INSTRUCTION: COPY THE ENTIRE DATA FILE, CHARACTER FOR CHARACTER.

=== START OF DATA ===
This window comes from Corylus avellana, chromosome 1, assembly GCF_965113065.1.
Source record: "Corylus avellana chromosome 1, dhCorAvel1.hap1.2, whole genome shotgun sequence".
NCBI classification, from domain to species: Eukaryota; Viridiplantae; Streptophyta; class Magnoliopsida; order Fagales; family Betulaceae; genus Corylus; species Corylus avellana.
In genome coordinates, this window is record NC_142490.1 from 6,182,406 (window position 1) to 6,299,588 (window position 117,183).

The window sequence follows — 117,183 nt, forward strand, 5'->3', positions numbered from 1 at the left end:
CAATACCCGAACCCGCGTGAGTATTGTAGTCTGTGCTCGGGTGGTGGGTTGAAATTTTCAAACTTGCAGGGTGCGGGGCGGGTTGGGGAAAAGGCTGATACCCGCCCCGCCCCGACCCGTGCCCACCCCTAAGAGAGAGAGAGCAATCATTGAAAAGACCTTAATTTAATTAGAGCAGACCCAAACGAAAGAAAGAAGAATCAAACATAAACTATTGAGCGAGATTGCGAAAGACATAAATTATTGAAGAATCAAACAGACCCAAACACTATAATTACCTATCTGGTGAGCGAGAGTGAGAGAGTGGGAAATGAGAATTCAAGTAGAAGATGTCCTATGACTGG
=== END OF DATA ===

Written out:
This window comes from Corylus avellana, chromosome 1, assembly GCF_965113065.1.
Source record: "Corylus avellana chromosome 1, dhCorAvel1.hap1.2, whole genome shotgun sequence".
NCBI classification, from domain to species: Eukaryota; Viridiplantae; Streptophyta; class Magnoliopsida; order Fagales; family Betulaceae; genus Corylus; species Corylus avellana.
In genome coordinates, this window is record NC_142490.1 from 6,182,406 (window position 1) to 6,299,588 (window position 117,183).

The window sequence follows — 117,183 nt, forward strand, 5'->3', positions numbered from 1 at the left end:
CAATACCCGAACCCGCGTGAGTATTGTAGTCTGTGCTCGGGTGGTGGGTTGAAATTTTCAAACTTGCAGGGTGCGGGGCGGGTTGGGGAAAAGGCTGATACCCGCCCCGCCCCGACCCGTGCCCACCCCTAAGAGAGAGAGAGCAATCATTGAAAAGACCTTAATTTAATTAGAGCAGACCCAAACGAAAGAAAGAAGAATCAAACATAAACTATTGAGCGAGATTGCGAAAGACATAAATTATTGAAGAATCAAACAGACCCAAACACTATAATTACCTATCTGGTGAGCGAGAGTGAGAGAGTGGGAAATGAGAATTCAAGTAGAAGATGTCCTATGACTGG